“Just say no to overprescribing!” It has such a straightforward Nancy Reagan-ish sound to it. But when it comes to drugs, whether it is crack cocaine or a prescription antibiotic, simple slogans don’t alter behavior.

While most physicians aren’t drug addicts, we do share something in common with other substance abusers. We are all human, and we are all influenced by the social contexts that we inhabit. The global health problems rippling out from the overuse of antibiotics are significant, unmistakable, and well documented. Certainly, we physicians must share some of the blame with the food industry for this unfortunate situation. There is some glimmer of hope that pressure from consumers has begun to convince a few food producers to be more judicious in their use of antibiotics.

However, there seems to be little or no pressure from patients on physicians to curtail our antibiotic prescribing habits. If physicians feel any pressure from patients, it is in the form of stated or more often unstated requests for antibiotics to treat conditions for which we know they are inappropriate. There is some question as to how often this perception of patient pressure actually occurs. It may be that the pressure physicians are feeling could be better described as fear – fear that the patient will die because of an undiscovered and untreated infection. Regardless of what motivates physicians to overprescribe antibiotics, the fact is that this kind of clinical misbehavior is difficult to change.

I recently read an article in which three medical school professors describe several behavior modification strategies that they have found to be effective in discouraging overprescribing (“How to Stop Overprescribing Antibiotics,” by Craig R. Fox, Jeffrey A. Linder, and Jason N. Doctor, New York Times, March 25, 2016 ). In one study, the researchers found that physicians who posted a pledge to follow antibiotic guidelines reduced inappropriate prescribing by 20%. In another study the investigators found that when physicians were presented with a list of medications in a format that presented the “more aggressive” drugs in a group, as opposed to singly in a vertical column, the physicians were 12% less likely to prescribe those medications.

Better results were achieved when physicians were provided with monthly reports of their prescribing habits in comparison with those of their peers. The physicians whose prescribing patterns followed accepted guidelines most closely were complimented as being “top performers.” Those physicians who did less well were told, “You are not a top performer.” This strategy nearly eliminated inappropriate prescribing. Similar improvement occurred when physicians who clicked their mouse on an antibiotic in a clinical scenario where it was not appropriate were given a screen prompt asking them to type in a short “antibiotic justification note.”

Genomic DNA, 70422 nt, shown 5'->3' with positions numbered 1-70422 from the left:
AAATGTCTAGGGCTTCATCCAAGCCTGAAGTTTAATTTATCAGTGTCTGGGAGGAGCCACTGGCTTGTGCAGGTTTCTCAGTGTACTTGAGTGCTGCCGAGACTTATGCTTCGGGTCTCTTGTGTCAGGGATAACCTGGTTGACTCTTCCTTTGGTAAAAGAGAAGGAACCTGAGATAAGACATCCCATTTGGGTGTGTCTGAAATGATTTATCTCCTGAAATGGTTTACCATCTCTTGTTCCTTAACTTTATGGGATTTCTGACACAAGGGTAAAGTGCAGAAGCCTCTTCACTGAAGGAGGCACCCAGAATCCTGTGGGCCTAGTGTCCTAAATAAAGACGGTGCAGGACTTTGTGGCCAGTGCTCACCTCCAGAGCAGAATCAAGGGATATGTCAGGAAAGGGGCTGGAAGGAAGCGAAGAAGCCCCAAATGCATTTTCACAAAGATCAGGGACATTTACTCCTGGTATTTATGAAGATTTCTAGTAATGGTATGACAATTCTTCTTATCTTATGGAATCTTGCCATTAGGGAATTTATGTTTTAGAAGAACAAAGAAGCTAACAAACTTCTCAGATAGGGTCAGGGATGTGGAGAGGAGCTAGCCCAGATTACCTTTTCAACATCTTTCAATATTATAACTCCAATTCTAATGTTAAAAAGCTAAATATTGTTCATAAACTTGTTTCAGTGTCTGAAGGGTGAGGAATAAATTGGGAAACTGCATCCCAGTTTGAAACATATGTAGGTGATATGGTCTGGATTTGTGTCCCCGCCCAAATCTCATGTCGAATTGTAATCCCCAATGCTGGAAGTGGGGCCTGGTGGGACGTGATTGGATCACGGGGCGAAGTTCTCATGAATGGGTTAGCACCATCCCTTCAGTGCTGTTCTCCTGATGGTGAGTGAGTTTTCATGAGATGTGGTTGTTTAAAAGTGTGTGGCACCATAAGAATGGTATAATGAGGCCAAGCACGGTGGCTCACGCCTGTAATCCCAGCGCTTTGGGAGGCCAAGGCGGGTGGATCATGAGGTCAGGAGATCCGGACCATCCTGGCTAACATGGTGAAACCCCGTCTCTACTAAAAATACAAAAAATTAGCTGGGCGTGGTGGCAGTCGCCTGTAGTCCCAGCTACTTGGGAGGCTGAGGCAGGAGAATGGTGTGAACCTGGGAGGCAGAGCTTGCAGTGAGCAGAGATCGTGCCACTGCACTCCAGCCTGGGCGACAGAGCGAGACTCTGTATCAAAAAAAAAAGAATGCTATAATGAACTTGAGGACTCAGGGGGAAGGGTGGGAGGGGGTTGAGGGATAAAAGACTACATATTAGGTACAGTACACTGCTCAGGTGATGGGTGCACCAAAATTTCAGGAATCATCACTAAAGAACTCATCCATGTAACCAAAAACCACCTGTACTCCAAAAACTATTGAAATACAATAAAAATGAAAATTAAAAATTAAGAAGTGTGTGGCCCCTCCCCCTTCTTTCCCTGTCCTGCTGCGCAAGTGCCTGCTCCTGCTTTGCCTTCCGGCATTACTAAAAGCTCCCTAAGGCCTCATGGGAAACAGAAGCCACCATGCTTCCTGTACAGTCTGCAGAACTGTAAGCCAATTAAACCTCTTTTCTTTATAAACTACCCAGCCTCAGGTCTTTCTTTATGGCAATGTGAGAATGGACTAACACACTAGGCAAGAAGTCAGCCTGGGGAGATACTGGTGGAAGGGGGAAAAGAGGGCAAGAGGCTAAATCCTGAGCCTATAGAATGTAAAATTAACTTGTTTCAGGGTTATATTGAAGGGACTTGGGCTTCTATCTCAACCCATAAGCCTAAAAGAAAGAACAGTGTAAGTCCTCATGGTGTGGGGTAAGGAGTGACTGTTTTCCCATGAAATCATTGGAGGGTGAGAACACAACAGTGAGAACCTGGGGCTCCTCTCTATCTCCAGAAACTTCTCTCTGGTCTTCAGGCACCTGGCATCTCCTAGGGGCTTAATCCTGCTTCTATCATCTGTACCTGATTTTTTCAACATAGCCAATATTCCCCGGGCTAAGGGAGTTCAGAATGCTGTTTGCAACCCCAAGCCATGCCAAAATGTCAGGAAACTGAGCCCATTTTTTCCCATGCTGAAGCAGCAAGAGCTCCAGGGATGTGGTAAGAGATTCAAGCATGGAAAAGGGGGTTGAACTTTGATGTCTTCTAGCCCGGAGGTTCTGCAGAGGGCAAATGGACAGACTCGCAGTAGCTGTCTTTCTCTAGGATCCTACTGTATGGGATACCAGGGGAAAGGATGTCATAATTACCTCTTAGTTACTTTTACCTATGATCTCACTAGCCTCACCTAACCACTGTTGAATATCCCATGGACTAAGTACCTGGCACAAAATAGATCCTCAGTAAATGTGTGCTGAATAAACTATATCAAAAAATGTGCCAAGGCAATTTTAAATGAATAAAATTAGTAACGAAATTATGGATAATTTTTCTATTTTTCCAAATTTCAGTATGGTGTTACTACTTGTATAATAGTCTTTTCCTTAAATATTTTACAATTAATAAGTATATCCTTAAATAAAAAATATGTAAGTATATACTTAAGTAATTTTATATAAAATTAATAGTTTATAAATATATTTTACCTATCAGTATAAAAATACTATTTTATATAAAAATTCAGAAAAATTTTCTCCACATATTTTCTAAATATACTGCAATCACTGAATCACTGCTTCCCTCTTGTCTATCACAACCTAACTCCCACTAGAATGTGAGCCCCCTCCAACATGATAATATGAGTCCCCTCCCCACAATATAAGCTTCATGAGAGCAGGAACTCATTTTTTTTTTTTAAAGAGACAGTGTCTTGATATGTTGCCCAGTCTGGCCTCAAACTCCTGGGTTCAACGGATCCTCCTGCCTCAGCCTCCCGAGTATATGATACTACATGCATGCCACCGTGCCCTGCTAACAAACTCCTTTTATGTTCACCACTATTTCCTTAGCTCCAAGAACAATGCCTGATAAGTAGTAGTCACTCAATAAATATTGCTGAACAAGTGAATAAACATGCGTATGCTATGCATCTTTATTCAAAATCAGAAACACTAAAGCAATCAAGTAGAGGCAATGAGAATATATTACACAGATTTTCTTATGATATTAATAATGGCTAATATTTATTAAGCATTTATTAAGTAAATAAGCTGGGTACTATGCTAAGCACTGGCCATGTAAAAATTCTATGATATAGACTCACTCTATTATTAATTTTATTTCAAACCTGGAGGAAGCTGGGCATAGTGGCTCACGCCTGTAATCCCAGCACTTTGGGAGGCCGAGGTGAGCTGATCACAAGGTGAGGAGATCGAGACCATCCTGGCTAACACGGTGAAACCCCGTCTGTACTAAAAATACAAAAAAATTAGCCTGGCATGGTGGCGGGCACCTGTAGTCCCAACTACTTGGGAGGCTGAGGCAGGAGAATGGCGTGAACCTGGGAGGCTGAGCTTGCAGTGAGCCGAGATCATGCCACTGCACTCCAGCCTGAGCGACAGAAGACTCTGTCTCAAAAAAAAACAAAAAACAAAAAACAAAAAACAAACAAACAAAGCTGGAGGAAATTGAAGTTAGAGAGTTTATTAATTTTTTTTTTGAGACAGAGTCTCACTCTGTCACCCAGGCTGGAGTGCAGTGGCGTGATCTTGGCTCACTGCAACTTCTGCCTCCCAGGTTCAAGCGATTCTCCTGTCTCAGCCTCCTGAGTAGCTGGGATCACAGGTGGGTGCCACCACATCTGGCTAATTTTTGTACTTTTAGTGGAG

What all of these strategies have in common is that none of them uses financial gain as a motivator. Previous studies have shown that if financial rewards work, it is only for short periods of time. Instead, these strategies leverage our inherent competitive nature and take advantage of the fact that most of us want to do the right thing. We just need a little nudge every now and then. It is also encouraging to learn that none of these strategies incorporates a punishment.

I suspect that further studies will show that a screen prompt in the medical record requiring the overprescribing physician to justify his or her prescription will be the most effective in the long run. In my experience, physicians will do anything to shorten the amount of time they spend at their office computers.

At least two of these strategies hold the promise of being very powerful behavior modifiers. Those wielding these powerful tools must exercise that power carefully and be sure that evidence supporting their target behaviors is solid and continually updated. More importantly, those of us whose behavior is being modified should have a voice in the choice of which behaviors are to be modified.

Dr. Wilkoff practiced primary care pediatrics in Brunswick, Maine, for nearly 40 years. He has authored several books on behavioral pediatrics including “How to Say No to Your Toddler.”


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